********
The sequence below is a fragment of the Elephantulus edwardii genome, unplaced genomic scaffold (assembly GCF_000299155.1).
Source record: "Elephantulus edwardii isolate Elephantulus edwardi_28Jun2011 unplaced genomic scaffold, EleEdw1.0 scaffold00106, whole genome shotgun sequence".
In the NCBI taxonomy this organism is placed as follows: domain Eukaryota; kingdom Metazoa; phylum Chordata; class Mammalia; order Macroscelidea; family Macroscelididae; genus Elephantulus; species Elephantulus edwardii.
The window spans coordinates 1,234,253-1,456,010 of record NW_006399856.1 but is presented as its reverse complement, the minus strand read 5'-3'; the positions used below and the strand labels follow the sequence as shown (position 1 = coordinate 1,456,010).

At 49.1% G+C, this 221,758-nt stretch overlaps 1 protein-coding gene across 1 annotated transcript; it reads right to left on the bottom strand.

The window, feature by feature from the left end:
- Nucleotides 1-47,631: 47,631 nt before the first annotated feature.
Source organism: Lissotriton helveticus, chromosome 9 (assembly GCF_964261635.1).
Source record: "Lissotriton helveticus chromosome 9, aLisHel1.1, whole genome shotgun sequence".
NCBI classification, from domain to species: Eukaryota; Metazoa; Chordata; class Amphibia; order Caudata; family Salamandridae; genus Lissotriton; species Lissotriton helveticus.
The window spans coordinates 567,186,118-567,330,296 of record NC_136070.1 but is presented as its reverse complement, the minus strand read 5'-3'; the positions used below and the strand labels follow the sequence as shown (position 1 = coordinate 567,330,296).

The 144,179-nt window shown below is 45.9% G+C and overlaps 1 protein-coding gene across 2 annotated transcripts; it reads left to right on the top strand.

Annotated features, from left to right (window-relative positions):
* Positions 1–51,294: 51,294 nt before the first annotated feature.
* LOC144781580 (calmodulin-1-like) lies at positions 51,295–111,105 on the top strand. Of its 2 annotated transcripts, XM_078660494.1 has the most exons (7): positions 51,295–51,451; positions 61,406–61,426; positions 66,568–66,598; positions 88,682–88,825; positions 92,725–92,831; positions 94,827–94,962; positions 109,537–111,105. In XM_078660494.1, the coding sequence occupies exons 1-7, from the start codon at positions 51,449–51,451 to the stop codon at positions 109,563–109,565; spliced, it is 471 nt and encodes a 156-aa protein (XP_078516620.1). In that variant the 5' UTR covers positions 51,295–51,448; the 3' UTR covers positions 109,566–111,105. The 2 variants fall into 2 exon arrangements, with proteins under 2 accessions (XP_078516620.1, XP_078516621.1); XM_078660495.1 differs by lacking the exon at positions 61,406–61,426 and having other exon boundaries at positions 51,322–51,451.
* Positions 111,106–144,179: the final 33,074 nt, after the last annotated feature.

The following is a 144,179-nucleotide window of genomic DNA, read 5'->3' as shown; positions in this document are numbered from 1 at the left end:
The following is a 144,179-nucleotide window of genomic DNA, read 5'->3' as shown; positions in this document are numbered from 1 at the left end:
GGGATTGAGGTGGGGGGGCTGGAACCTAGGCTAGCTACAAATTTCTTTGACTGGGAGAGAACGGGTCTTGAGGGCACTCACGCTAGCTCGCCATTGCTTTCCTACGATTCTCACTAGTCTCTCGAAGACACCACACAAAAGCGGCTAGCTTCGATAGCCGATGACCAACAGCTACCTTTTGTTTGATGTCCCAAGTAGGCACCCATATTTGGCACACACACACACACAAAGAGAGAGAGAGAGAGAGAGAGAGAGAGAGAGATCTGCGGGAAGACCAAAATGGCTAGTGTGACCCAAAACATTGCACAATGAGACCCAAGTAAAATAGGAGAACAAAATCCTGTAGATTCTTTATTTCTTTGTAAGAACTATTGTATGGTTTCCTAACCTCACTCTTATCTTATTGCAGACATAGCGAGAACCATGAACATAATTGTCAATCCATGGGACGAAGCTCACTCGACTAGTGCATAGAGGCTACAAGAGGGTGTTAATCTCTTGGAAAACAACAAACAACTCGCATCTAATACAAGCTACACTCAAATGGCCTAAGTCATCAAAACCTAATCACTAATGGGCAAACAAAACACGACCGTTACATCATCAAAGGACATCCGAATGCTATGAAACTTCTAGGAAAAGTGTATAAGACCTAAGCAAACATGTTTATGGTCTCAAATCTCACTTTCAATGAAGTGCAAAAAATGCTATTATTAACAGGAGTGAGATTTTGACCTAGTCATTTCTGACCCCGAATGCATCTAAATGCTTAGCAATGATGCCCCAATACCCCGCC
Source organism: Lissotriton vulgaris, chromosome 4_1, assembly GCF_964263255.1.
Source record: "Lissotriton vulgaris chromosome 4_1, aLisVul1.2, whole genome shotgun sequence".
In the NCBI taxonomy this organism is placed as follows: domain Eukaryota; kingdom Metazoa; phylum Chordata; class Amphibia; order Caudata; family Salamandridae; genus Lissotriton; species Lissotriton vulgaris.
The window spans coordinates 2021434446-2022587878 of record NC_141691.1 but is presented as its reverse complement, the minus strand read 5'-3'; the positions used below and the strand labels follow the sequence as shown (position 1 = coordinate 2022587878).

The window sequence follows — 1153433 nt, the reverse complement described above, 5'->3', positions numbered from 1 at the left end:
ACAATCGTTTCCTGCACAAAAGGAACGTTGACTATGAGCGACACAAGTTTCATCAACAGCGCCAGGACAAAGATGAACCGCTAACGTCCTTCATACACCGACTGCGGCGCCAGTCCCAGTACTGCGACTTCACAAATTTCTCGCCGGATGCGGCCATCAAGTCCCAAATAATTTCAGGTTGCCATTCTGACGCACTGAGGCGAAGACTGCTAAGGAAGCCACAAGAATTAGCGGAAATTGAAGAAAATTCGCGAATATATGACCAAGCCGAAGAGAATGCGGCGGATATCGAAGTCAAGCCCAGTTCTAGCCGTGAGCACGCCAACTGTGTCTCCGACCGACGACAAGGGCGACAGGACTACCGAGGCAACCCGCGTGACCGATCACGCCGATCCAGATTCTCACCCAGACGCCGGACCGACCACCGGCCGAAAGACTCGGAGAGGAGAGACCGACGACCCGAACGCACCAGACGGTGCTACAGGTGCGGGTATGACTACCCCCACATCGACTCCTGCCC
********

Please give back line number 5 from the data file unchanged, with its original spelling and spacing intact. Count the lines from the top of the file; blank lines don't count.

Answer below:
At 49.1% G+C, this 221,758-nt stretch overlaps 1 protein-coding gene across 1 annotated transcript; it reads right to left on the bottom strand.